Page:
Understanding the Order Book: How It Impacts Trading
In this article, Federico DE ROSSI (ESSEC Business School, Master in Strategy & Management of International Business (SMIB), 2020-2023) talks about the order book and explains its role in financial markets.
Understanding the order book is critical when it comes to trading in financial markets. In this article, we’ll go over what an order book is and how it affects trading.
What is an order book?
An order book for a stock, currency, or cryptocurrency is a list of buy and sell limit orders for that asset. It shows the pricing at which buyers and sellers are willing to negotiate, as well as the total number of orders available at each price. The order book is a necessary component of every trading platform since it gives a snapshot of the current market situation, of the price of the assets, and of the liquidity of the market. Thus, it is a crucial tool for traders who want to make informed decisions when entering or exiting deals.
How does an order book work?
The order book is a constantly updated record of buy and sell orders. When a trader puts a limit order, it is placed in the order book at the stated price. As a result, there is a two-sided market with distinct prices for buyers and sellers.
The order book is divided into two sections: bid (buy) and ask (sell). All open buy orders are displayed on the bid side, while all open sell orders are displayed on the ask side. The order book also shows the total volume of buy and sell orders at each price level.
In Tables 1 and 2 below, we give below two examples of order book from online brokers. We can see the two parts of the order book side by side: the “Buy” part and the “Sell” part. Every line of the order book corresponds to a buy or sell proposition for a give price (“Buy” or “Sell” columns) and a given quantity (“Volume” columns). For a given line there may be one or more orders for the same price. When there are several orders, the quantity in the “Volume” column is equal to the sum of the quantities of the different orders. Associated to the order book, there is often a chart which indicates the cumulative quantity of the orders in the order book at a given price. This chart gives an indication of the liquidity of the market in terms of market spread, market breadth, and market depth (see below for more explanations about theses concepts).
The “Buy” and “Sell” parts of the order book can be presented side by side (Table 1) or above each other (Tables 2 and 3) with the “Sell” part (in red) above the “Buy” part (in green) as the price limits of the sell limit orders are always higher than the price limits of the buy limit orders.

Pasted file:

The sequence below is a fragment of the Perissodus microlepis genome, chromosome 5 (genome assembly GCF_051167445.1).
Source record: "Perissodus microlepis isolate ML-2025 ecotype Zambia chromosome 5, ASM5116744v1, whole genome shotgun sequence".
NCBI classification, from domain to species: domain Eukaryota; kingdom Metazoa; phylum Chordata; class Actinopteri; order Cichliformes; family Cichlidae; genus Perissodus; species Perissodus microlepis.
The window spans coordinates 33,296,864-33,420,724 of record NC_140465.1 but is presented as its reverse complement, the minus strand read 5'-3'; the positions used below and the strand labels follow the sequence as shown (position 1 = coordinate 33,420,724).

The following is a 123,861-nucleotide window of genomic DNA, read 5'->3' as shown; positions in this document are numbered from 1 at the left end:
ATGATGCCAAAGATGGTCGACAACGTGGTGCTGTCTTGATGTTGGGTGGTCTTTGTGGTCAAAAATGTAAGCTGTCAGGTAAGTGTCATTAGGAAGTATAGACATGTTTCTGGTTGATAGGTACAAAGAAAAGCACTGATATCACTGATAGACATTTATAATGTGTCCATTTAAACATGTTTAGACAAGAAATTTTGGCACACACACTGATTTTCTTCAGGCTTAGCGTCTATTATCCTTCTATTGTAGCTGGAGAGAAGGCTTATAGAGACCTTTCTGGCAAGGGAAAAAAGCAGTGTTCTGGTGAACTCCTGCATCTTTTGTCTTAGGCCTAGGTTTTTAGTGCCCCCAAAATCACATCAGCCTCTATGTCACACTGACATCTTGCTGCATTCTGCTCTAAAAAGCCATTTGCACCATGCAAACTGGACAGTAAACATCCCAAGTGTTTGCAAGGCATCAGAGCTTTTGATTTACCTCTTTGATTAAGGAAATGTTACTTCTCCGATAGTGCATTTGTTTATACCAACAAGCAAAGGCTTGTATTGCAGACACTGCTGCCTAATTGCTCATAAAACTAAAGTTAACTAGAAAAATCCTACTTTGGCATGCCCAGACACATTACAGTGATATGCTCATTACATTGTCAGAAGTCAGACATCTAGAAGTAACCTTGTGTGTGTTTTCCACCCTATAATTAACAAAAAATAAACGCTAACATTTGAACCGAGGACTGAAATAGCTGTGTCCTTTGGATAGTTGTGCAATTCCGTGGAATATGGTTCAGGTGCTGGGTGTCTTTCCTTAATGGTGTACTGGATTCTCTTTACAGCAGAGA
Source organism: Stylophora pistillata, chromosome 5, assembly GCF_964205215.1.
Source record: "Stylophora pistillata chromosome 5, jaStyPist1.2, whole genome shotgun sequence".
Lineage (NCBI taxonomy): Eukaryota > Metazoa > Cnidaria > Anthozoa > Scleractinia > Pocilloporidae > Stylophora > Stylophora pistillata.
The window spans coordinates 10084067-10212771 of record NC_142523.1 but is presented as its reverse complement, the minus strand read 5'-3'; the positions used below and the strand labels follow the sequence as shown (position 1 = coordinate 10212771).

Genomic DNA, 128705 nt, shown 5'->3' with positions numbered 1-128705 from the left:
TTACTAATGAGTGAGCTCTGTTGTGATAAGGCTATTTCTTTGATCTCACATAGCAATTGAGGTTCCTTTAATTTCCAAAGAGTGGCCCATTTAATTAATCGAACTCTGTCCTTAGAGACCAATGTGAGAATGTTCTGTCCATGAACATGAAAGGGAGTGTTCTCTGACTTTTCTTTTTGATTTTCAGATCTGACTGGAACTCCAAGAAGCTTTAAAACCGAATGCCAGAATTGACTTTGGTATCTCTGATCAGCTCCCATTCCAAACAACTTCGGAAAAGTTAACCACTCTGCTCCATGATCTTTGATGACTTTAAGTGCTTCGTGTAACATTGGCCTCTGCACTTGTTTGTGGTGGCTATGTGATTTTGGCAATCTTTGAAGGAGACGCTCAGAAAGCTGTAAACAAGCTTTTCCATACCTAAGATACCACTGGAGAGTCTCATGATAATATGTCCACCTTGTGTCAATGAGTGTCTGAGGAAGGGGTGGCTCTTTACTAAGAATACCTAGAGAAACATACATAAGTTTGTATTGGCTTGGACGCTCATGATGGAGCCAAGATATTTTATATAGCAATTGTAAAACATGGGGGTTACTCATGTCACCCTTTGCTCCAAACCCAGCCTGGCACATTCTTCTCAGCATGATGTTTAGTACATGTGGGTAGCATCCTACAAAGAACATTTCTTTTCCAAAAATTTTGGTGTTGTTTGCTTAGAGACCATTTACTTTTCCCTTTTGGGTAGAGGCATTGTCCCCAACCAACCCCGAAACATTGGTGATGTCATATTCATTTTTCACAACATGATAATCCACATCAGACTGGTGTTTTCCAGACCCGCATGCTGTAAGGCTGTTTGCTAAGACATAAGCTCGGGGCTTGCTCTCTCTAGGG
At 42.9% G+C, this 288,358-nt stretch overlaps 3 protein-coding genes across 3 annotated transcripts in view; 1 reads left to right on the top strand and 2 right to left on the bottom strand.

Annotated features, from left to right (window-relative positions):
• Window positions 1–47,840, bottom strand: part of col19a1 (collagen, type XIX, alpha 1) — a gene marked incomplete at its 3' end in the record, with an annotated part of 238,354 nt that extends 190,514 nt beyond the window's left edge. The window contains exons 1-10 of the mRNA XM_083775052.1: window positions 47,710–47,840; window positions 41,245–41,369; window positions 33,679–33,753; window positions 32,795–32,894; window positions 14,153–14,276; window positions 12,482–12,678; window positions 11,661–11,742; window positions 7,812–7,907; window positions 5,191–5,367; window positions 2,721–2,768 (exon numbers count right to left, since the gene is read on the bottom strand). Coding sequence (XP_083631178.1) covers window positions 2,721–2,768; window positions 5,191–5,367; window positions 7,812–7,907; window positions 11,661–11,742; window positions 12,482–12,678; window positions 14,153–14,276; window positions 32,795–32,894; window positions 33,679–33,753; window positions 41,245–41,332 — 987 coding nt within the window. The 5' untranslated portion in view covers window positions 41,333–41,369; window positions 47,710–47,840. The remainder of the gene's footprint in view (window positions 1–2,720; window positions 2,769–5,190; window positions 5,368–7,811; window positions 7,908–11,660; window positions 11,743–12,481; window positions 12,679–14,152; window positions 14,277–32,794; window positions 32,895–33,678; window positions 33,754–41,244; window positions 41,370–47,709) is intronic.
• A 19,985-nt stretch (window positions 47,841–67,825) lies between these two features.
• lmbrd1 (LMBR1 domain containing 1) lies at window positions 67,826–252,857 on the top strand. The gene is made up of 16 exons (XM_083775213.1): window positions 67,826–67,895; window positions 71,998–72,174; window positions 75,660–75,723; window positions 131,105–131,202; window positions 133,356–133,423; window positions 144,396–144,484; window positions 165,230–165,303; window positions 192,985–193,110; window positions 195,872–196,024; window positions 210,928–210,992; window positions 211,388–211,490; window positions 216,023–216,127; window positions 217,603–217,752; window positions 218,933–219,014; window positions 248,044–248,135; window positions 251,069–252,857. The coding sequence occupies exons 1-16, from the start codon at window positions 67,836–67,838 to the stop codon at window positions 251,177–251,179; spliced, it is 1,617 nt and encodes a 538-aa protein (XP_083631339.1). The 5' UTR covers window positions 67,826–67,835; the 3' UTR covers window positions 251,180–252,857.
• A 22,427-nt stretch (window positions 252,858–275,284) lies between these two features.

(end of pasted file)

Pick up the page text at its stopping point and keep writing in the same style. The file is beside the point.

Table 1. Example of an order book (buy and sell parts presented side by side).
Source: online broker (Fortuneo).
Table 2. Example of an order book (buy and sell parts presented above each other).
Source: online broker (Cryptowatch).
Table 3. Example of an order book (buy and sell parts presented above each other).
Source: online broker (Binance).
In a typical order book, the buy side is organized in descending order, meaning that the highest buy orders (i.e., the orders with the highest bid prices) are listed first, followed by the lower buy orders in descending order of price. The highest buy order in the book represents the best bid price, which is the highest price that any buyer is currently willing to pay for the asset.
On the other side of the order book, the sell side is organized in ascending order, with the lowest sell orders (i.e., the orders with the lowest ask prices) listed first, followed by the higher sell orders in ascending order of price. The lowest sell order in the book represents the best ask price, which is the lowest price that any seller is currently willing to accept for the asset.
This organization of the order book makes it easy for traders to see the current market depth and the best available bid and ask prices for an asset. When a buy order is executed at the best ask price or a sell order is executed at the best bid price, the order book is updated in real-time to reflect the new market depth and the new best bid and ask prices.
The role of the order book in trading
As mentioned before, the order book is incredibly significant in trading. It acts as a market barometer, delivering real-time information about the supply and demand for an asset. Traders can also use the order book to determine market sentiment. If the bid side of the order book is strongly occupied, for example, it could imply that traders are optimistic on the asset. Thanks to the data in the order book, traders can get different information out of it.
Three characteristics of the order book
The market spread, also known as the bid-ask spread, is the difference between the highest price a buyer is willing to pay for an asset (the bid price) and the lowest price a seller is willing to accept (the ask price) at a particular point in time.